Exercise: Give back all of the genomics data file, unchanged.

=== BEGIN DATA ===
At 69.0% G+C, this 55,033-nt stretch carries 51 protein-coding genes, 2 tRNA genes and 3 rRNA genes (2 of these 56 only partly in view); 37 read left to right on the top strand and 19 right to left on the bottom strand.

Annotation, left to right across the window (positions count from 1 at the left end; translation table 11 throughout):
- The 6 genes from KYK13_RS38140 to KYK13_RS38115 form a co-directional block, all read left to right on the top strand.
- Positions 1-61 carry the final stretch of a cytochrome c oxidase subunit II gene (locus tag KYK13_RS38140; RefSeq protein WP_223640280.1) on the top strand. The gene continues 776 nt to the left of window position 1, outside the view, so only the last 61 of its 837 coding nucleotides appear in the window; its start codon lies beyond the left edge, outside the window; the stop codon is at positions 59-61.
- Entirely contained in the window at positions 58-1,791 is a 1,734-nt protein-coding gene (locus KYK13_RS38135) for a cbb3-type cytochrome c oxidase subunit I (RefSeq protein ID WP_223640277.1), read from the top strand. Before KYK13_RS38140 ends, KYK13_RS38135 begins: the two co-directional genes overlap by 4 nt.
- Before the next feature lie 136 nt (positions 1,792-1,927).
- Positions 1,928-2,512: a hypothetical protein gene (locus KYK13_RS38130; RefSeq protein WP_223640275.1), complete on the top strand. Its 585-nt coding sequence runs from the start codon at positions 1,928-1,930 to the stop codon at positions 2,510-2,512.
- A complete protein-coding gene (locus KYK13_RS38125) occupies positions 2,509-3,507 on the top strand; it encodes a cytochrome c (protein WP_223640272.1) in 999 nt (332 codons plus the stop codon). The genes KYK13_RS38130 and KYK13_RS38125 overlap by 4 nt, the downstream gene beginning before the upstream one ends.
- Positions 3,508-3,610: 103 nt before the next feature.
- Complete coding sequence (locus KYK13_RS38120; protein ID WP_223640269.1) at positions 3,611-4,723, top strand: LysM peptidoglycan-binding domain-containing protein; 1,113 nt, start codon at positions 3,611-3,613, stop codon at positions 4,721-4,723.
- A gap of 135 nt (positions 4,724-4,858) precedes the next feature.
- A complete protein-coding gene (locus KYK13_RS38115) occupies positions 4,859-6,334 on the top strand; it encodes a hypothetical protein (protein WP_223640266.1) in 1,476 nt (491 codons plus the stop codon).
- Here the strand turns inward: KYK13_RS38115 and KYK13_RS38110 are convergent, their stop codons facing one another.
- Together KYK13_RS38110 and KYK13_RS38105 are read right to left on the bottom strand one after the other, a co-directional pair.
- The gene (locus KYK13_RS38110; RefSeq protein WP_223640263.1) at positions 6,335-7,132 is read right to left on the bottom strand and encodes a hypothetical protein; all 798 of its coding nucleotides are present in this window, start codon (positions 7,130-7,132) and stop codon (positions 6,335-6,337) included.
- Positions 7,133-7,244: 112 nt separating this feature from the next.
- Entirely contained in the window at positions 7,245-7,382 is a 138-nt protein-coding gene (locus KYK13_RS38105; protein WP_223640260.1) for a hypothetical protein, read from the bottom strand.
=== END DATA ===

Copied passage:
At 69.0% G+C, this 55,033-nt stretch carries 51 protein-coding genes, 2 tRNA genes and 3 rRNA genes (2 of these 56 only partly in view); 37 read left to right on the top strand and 19 right to left on the bottom strand.

Annotation, left to right across the window (positions count from 1 at the left end; translation table 11 throughout):
- The 6 genes from KYK13_RS38140 to KYK13_RS38115 form a co-directional block, all read left to right on the top strand.
- Positions 1-61 carry the final stretch of a cytochrome c oxidase subunit II gene (locus tag KYK13_RS38140; RefSeq protein WP_223640280.1) on the top strand. The gene continues 776 nt to the left of window position 1, outside the view, so only the last 61 of its 837 coding nucleotides appear in the window; its start codon lies beyond the left edge, outside the window; the stop codon is at positions 59-61.
- Entirely contained in the window at positions 58-1,791 is a 1,734-nt protein-coding gene (locus KYK13_RS38135) for a cbb3-type cytochrome c oxidase subunit I (RefSeq protein ID WP_223640277.1), read from the top strand. Before KYK13_RS38140 ends, KYK13_RS38135 begins: the two co-directional genes overlap by 4 nt.
- Before the next feature lie 136 nt (positions 1,792-1,927).
- Positions 1,928-2,512: a hypothetical protein gene (locus KYK13_RS38130; RefSeq protein WP_223640275.1), complete on the top strand. Its 585-nt coding sequence runs from the start codon at positions 1,928-1,930 to the stop codon at positions 2,510-2,512.
- A complete protein-coding gene (locus KYK13_RS38125) occupies positions 2,509-3,507 on the top strand; it encodes a cytochrome c (protein WP_223640272.1) in 999 nt (332 codons plus the stop codon). The genes KYK13_RS38130 and KYK13_RS38125 overlap by 4 nt, the downstream gene beginning before the upstream one ends.
- Positions 3,508-3,610: 103 nt before the next feature.
- Complete coding sequence (locus KYK13_RS38120; protein ID WP_223640269.1) at positions 3,611-4,723, top strand: LysM peptidoglycan-binding domain-containing protein; 1,113 nt, start codon at positions 3,611-3,613, stop codon at positions 4,721-4,723.
- A gap of 135 nt (positions 4,724-4,858) precedes the next feature.
- A complete protein-coding gene (locus KYK13_RS38115) occupies positions 4,859-6,334 on the top strand; it encodes a hypothetical protein (protein WP_223640266.1) in 1,476 nt (491 codons plus the stop codon).
- Here the strand turns inward: KYK13_RS38115 and KYK13_RS38110 are convergent, their stop codons facing one another.
- Together KYK13_RS38110 and KYK13_RS38105 are read right to left on the bottom strand one after the other, a co-directional pair.
- The gene (locus KYK13_RS38110; RefSeq protein WP_223640263.1) at positions 6,335-7,132 is read right to left on the bottom strand and encodes a hypothetical protein; all 798 of its coding nucleotides are present in this window, start codon (positions 7,130-7,132) and stop codon (positions 6,335-6,337) included.
- Positions 7,133-7,244: 112 nt separating this feature from the next.
- Entirely contained in the window at positions 7,245-7,382 is a 138-nt protein-coding gene (locus KYK13_RS38105; protein WP_223640260.1) for a hypothetical protein, read from the bottom strand.